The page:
UOW’s Wollongong Campus has a number of natural creeks that flow from the escarpment through the campus. There are also a number of artificial wetlands, ponds and swales. The campus was once cleared farmland with very little vegetation. Since the 1960s it has been transformed into the beautiful grounds that we have today and provide habitat to a diverse range of animals. The campus has five ponds and wetlands that have been constructed since the 1970's. The management of these water features has focused on:
- improving and water quality and habitat
- trialling new management methods
- integrating teaching and learning activities.
McKinnon stream and pond
The McKinnon stream and pond was constructed in the 1994 (known at the time as Keiraview ponds). It is an artificial water way and pond system. The water in the pond is pumped to the start of the stream near Building 30. At Building 30 the water flows down the stream back into the pond to be re-circulated.
The pump within the pond became blocked with debris in 2015 which meant the pond needed to be drained and the debris removed. This also identified issues with the pond lining which had to be resurfaced. At the same time the pond edge slope was also changed to create a gradual slope. This improved the pond safety but also provided a better habitat for frogs. To prevent future debris related issues the stream was revegetated with wetland plants. These wetland plants act to collect the debris and also filter nutrients. These works have improved the water quality and habitat for the insects, frogs and birds.
Image: McKinnon streamway
The Administration pond and headwaters (or dragonfly pond) is also an artificial system and was built sometime in the 1990s. The water is pumped from the pond and circulated to the headwaters (dragonfly pond) where if flows down through the rocks and waterfall and back into the larger pond. The ponds are also known as the eel ponds by the landscape staff and there are over 90 eels living in this pond. Minimum water levels must be maintained in this pond to prevent the concrete liner from moving. Nutrients also need to be managed due to the numbers of non-native ducks that live in this pond.
In 2016 actions were done to manage the nutrient load and improve habitat and safety around the pond. Wetland plants were planted in the headwaters to assist with reducing nutrients and improve habitat. However, planting tube stock did not working as the water birds were ripping out the plants. To fix this problem a new method of wetland planting was trialled. UOW Landscape worked with Harris Environmental to grow 140 coir mats (1 metre square). These mats were pre-planted with a mixture of native species for use in the pond system. These mats were allowed to establish and grow in shallow water offsite for a period of six months. They were then transported to UOW for planting. The process of planting was quick and easy. The mats were placed in the pond and weighted with rocks to stop movement. Over 630 plants were planted in 3 hours using this method. The wetland plants established quickly and there were no plant losses due to bird activity. Wetland plants were also planted around the edges of the larger Administration pond. Sandbags were used to build up the soil around the edges providing the shallow edge required for the plants to grow.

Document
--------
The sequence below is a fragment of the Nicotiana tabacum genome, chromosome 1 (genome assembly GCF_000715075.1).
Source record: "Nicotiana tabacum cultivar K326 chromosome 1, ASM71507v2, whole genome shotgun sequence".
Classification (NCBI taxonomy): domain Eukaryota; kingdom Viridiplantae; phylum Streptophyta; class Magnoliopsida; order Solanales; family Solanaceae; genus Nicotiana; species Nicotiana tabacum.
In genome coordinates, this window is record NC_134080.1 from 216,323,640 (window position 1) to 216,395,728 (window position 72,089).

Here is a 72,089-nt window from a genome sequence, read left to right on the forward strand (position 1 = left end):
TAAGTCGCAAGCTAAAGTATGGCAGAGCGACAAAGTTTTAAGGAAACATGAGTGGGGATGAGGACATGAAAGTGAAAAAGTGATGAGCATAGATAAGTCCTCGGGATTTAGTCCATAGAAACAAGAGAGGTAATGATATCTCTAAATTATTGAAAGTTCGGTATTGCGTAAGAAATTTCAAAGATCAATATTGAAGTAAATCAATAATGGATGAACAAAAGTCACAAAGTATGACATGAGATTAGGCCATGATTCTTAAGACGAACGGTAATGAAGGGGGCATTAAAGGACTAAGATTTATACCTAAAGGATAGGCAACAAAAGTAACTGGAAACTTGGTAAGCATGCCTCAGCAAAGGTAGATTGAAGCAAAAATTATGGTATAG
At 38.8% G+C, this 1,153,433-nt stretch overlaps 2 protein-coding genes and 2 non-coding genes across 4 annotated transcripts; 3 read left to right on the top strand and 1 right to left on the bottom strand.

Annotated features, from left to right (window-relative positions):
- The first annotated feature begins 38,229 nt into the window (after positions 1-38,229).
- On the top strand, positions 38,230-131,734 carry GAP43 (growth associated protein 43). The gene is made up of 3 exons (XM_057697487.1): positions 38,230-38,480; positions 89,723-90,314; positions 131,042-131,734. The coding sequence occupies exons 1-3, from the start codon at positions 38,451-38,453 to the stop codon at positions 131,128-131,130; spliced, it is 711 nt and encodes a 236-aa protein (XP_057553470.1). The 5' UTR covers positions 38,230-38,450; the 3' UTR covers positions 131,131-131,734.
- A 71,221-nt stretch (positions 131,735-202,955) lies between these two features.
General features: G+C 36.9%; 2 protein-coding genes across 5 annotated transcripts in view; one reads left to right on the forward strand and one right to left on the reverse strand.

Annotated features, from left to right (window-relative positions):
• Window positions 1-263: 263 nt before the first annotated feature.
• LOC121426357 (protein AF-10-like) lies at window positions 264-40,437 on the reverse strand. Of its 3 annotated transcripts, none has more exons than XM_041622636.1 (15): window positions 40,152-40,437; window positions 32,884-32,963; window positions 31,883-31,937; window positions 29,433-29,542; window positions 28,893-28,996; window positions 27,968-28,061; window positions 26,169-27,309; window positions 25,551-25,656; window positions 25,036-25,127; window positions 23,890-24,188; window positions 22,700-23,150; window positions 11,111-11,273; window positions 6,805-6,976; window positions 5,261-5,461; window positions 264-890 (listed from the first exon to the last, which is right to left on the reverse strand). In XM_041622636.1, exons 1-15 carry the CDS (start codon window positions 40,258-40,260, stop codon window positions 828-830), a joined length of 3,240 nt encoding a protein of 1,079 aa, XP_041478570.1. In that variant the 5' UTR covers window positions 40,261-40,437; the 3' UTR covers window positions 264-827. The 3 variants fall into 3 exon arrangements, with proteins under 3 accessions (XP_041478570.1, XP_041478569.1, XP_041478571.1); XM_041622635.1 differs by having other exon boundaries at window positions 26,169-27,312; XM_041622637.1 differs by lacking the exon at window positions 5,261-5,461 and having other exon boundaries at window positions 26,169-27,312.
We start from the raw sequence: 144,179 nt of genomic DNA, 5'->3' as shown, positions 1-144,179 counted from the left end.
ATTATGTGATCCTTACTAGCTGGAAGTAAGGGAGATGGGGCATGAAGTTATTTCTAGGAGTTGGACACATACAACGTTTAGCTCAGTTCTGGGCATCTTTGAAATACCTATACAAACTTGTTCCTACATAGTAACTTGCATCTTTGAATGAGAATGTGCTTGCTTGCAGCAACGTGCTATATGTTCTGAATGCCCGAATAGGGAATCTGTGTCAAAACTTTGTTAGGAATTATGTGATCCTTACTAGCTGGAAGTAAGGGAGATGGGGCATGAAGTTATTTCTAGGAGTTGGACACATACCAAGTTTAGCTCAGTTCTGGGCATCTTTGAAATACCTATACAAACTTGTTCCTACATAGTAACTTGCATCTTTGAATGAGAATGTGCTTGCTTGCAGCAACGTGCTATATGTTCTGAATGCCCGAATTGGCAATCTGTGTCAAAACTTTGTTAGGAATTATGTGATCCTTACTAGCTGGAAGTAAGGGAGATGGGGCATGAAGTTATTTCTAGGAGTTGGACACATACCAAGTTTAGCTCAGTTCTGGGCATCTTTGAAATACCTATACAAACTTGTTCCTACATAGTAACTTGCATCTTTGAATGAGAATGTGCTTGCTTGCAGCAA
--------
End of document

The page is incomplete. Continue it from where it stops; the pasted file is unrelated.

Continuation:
To further improve water quality more aeration and water circulation in this pond is required.
Image: Administration pond plantings conducted in 2016.
The Duckpond was the first pond created on campus and was constructed in the 1979. It has been a focal point for staff and students on campus. In 1979 and 1980's, rainforest species were planted around the sides of the pond. These were planned to screen the Duckpond and lawn from the Library. Many of the species in the Janet Cosh Herbarium Campus Tree Walk are found in this area.
Image: Duckpond being constructed in 1979. Source:https://www.flickr.com/photos/uowarchives/17129449710/in/album-72157626101771319/
Image: Duckpond in 1980s. Source: https://www.flickr.com/photos/uowarchives/17328011471/in/album-72157626101771319/
The Duckpond is fed by rainwater and the roof run off from the Library. Due to odour and organic material build up the pond was drained in 2015. The build-up of organic material was removed and a submersible pump and two aeration pads were installed to improve oxygen levels and water circulation.
Kooloobong ponds and waterway
The Kooloobong pond is in-stream and forms part of a natural waterway. The waterway flows from the escarpment, through the Kooloobong pond, and then downstream into the creek beside Northfields Avenue. This pond was created sometime between 1976 and 1984 for flood mitigation. The pond helps to retain and slow down the water during high rainfall events. Plantings have been conducted to create a gradual slope at the edge of the pond to improve safety and habitat.
Image: Wetland plantings being conducted at the Kooloobong ponds in 2016
The Teaching and learning ponds
A proposal to create ponds near the Ecological Research Centre as a teaching and learning space was put forward in 2016. Funding and approval was obtained and two ponds were created. Within a matter of days the pond was home to four species of frog and a family of Australasian Wood Ducks. Many water insects and dragonfly species were also observed. The pond provides a secure and safe location to send students for field activities.
Image: Teaching and learning ponds in 2016